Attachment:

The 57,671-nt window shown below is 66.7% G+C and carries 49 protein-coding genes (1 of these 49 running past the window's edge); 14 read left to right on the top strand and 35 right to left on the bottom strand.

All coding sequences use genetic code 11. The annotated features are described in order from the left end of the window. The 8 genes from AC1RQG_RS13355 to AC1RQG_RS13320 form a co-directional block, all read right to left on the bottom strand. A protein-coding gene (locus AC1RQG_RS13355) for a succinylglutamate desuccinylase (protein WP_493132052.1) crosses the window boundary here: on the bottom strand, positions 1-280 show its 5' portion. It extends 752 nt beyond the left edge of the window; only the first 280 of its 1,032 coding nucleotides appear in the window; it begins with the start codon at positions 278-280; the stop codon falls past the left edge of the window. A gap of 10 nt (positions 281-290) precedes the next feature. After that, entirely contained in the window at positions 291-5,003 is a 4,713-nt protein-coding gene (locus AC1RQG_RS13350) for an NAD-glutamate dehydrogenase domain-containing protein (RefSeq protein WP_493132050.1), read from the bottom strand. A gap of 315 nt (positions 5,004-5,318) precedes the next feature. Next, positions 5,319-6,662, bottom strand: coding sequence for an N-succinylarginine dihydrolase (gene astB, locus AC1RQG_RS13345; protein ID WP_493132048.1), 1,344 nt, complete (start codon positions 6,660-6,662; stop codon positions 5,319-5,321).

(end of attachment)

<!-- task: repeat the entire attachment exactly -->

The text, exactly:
The 57,671-nt window shown below is 66.7% G+C and carries 49 protein-coding genes (1 of these 49 running past the window's edge); 14 read left to right on the top strand and 35 right to left on the bottom strand.

All coding sequences use genetic code 11. The annotated features are described in order from the left end of the window. The 8 genes from AC1RQG_RS13355 to AC1RQG_RS13320 form a co-directional block, all read right to left on the bottom strand. A protein-coding gene (locus AC1RQG_RS13355) for a succinylglutamate desuccinylase (protein WP_493132052.1) crosses the window boundary here: on the bottom strand, positions 1-280 show its 5' portion. It extends 752 nt beyond the left edge of the window; only the first 280 of its 1,032 coding nucleotides appear in the window; it begins with the start codon at positions 278-280; the stop codon falls past the left edge of the window. A gap of 10 nt (positions 281-290) precedes the next feature. After that, entirely contained in the window at positions 291-5,003 is a 4,713-nt protein-coding gene (locus AC1RQG_RS13350) for an NAD-glutamate dehydrogenase domain-containing protein (RefSeq protein WP_493132050.1), read from the bottom strand. A gap of 315 nt (positions 5,004-5,318) precedes the next feature. Next, positions 5,319-6,662, bottom strand: coding sequence for an N-succinylarginine dihydrolase (gene astB, locus AC1RQG_RS13345; protein ID WP_493132048.1), 1,344 nt, complete (start codon positions 6,660-6,662; stop codon positions 5,319-5,321).